8. Rollercrimpers, open source food network and tech for small-scale growing

'Crop Crimpers' - flatten and break cover crops

Conservation Agriculture: a trio of cover cropping, no-till and diverse cropping, is an important part of sustainable farming. The FAO suggests Conservation Agriculture's adoption is 'perhaps most urgently required by smaller-scale farmers'. One area that is still unclear, mainly in wet mild climates like the UK, is how to kill the cover crop at the appropriate time to plant your desired crop. Currently, many farmers do this using chemicals to burn the crop off. Hence, this farming method is not popular with organic farmers. Luckily, people are developing tools to ‘crimp’ the cover crop, or essentially break their stalks very near the surface of the soil. This technique means that the plant dies but the soil remains undisturbed.
The Rodale Institute published all the blueprints of how to build a rollercrimper they designed. An amended version for rough terrain is also available on Farmhack. You can also buy them directly. Their is a company manufacturing them in Pennsylvania, USA. This French company also makes something similar in many different sizes, for use in vines and on much smaller scale operations, they even have a horse-drawn option.
We asked John Cherry, arable/cattle farmer in Hertfordshire, UK and no-till advocate what he thought. “I really like the look of these things, but I've never actually seen one in the flesh, or metal strictly speaking. I'd love to know whether you could terminate a cover in our climate (wet) with one, it would be quite a game changer, glyphosate-wise.”

 

Open Food Network  - sell online from local food hubs & sell direct from the farm

Open Food Network is a not-for-profit that provides software for food hubs or for farmers to sell direct from their farm. They recently launched in the UK and are pretty well established in Australia. All of their software is open-source, so any tech-savvy farmers out there can potentially adapt it to their needs. Producers on Open Food Network (OFN) can choose to sell their produce directly to consumers, or via food hubs. To have a shopfront on OFN UK is free for anyone trading under £5000/year through their OFN shop, otherwise they charge 2% of monthly turnover - so anywhere from £100/year (if your OFN shop turnover is £5001/year) to £2000+/year (if your OFN shop turnover is £100,000+/year) to use their services. Farmers are also not charged anything if they are using the software to sell through food hubs or other producers.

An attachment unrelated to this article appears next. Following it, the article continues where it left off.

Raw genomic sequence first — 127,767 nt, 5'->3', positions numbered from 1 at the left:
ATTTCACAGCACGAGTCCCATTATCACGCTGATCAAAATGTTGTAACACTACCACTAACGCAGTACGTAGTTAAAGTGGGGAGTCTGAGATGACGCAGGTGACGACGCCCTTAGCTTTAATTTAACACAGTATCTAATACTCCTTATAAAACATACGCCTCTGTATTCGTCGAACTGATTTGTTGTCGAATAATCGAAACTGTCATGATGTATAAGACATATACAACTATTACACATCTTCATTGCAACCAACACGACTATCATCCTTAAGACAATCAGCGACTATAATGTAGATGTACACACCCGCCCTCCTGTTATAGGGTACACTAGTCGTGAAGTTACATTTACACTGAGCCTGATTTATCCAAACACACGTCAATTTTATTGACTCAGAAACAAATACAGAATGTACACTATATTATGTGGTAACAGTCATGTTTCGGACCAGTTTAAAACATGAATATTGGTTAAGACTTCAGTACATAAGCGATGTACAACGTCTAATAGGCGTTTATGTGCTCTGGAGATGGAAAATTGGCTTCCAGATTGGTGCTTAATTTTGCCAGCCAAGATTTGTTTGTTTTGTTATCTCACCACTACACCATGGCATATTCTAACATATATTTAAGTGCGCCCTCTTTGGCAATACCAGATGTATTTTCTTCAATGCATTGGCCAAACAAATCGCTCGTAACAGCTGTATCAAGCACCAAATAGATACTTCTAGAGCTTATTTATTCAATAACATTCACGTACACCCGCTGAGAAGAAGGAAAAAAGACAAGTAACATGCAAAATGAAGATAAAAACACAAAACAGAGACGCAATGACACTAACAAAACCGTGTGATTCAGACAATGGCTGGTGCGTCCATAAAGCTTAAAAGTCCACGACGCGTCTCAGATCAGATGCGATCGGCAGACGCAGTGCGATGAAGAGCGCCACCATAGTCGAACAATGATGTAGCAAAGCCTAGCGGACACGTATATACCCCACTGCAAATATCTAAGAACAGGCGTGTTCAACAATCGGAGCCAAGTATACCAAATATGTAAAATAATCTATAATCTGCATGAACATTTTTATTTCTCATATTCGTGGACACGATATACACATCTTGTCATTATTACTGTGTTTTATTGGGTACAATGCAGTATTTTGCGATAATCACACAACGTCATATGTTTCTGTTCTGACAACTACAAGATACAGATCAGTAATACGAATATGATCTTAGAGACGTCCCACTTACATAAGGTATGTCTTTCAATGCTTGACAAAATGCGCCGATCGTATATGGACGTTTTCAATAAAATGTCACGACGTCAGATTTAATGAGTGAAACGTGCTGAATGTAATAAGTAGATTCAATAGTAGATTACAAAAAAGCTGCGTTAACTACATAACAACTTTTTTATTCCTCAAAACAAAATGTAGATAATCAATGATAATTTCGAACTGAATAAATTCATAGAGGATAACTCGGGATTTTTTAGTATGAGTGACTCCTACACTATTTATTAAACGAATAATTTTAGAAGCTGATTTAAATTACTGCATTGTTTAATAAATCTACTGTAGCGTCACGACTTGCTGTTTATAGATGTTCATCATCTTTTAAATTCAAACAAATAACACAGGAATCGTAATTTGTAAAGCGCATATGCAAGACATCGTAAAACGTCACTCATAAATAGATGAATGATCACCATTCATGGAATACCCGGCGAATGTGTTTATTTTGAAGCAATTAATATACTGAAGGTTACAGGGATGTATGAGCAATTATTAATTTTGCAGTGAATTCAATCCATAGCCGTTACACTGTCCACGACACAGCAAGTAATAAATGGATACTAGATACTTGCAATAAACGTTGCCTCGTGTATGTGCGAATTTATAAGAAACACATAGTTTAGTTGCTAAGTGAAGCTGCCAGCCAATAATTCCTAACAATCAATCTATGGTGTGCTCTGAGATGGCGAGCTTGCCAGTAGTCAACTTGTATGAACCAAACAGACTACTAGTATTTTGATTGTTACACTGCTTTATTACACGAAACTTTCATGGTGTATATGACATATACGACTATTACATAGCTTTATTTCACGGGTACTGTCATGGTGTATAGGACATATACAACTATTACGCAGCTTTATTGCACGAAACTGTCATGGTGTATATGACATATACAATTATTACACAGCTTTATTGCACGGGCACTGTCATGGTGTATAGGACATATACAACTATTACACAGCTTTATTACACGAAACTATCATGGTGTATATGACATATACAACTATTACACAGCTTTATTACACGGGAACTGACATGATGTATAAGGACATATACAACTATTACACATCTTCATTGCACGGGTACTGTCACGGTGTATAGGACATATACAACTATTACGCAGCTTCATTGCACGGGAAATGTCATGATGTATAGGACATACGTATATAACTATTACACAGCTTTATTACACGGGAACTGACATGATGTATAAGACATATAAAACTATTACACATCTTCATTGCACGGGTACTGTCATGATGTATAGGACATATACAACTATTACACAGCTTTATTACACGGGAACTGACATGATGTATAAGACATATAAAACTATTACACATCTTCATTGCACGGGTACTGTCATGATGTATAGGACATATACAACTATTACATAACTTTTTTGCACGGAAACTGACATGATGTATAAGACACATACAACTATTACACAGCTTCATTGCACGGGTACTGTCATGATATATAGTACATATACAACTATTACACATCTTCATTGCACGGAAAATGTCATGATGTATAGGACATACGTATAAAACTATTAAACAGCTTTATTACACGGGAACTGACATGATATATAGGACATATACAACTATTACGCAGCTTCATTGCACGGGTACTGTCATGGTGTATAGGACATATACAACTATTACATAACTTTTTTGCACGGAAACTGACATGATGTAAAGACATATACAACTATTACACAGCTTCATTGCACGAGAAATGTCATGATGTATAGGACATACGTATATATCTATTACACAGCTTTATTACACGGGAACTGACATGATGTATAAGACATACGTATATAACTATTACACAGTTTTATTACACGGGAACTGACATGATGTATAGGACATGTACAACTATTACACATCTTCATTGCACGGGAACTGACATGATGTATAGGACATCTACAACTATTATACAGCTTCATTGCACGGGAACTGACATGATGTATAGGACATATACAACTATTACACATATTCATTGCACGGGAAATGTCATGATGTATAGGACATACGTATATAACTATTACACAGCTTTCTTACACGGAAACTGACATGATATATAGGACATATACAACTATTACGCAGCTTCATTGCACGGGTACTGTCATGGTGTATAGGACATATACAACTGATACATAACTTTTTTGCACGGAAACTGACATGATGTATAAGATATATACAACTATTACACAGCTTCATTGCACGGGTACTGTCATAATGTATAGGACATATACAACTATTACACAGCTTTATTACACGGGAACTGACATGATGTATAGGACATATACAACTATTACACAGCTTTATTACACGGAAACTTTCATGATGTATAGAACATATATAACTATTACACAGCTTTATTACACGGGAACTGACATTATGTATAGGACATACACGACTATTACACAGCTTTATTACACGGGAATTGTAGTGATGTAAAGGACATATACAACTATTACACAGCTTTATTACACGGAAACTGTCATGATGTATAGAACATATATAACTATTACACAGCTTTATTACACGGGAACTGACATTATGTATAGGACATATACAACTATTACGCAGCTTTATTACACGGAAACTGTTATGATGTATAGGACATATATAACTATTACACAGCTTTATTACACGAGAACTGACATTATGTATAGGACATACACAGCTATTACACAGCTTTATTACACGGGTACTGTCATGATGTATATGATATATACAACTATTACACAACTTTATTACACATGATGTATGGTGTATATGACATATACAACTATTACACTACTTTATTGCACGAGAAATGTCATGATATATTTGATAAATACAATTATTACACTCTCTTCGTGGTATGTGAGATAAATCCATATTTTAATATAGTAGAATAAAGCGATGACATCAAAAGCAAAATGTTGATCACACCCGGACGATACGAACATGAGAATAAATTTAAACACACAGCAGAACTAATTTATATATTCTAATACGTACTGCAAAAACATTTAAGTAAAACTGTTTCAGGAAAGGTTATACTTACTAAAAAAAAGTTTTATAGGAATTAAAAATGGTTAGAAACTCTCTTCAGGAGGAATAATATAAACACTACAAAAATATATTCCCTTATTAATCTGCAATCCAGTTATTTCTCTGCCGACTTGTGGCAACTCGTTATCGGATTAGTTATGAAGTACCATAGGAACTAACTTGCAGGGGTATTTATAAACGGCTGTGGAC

There is a great article on how it benefits smaller-scale food producers and farmers here.

Open Food Network is a similar service to The Food Assembly which we featured a few months ago. The main difference is that The Food Assembly is a for-profit company that has taken external investment, so their service has developed much more quickly and is currently more user-friendly (but they do also take a larger cut of the turnover). They also have a slightly different model where people start Food Assemblies - or new food hubs as pick up and meeting points, rather than relying on current food hubs.

Another open source food software system we came across is Open Food Source, although this looks very technical and not as well developed.

 

Farmbot Genesis  - grow your own food with a tech helping hand

Farmbot Genesis ‘humanities first open source CNC farming machine’. The farmbot is a relatively simple robotic arm that seeds, weeds and waters plants in a plant bed. You can choose which plants you want to plant and in what setup using the app, and then the robotic arm will plant and care for your vegetables night and day, with very little required from you.  Initially this project seemed like the worst of robotic farming coming true. But, on second thoughts, it is a tool that could help many more people grow their own food on small-scales and locally. This is an example of a technology that can support more sustainable land management and smaller-scale mixed growing patterns. At the moment it can be pre-ordered for $4000 with the first machines due to ship in February.